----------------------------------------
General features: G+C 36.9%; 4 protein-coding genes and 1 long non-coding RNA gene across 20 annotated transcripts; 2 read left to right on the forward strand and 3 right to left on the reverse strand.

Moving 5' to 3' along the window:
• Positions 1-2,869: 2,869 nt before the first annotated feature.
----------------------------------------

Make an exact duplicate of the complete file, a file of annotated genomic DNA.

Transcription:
General features: G+C 36.9%; 4 protein-coding genes and 1 long non-coding RNA gene across 20 annotated transcripts; 2 read left to right on the forward strand and 3 right to left on the reverse strand.

Moving 5' to 3' along the window:
• Positions 1-2,869: 2,869 nt before the first annotated feature.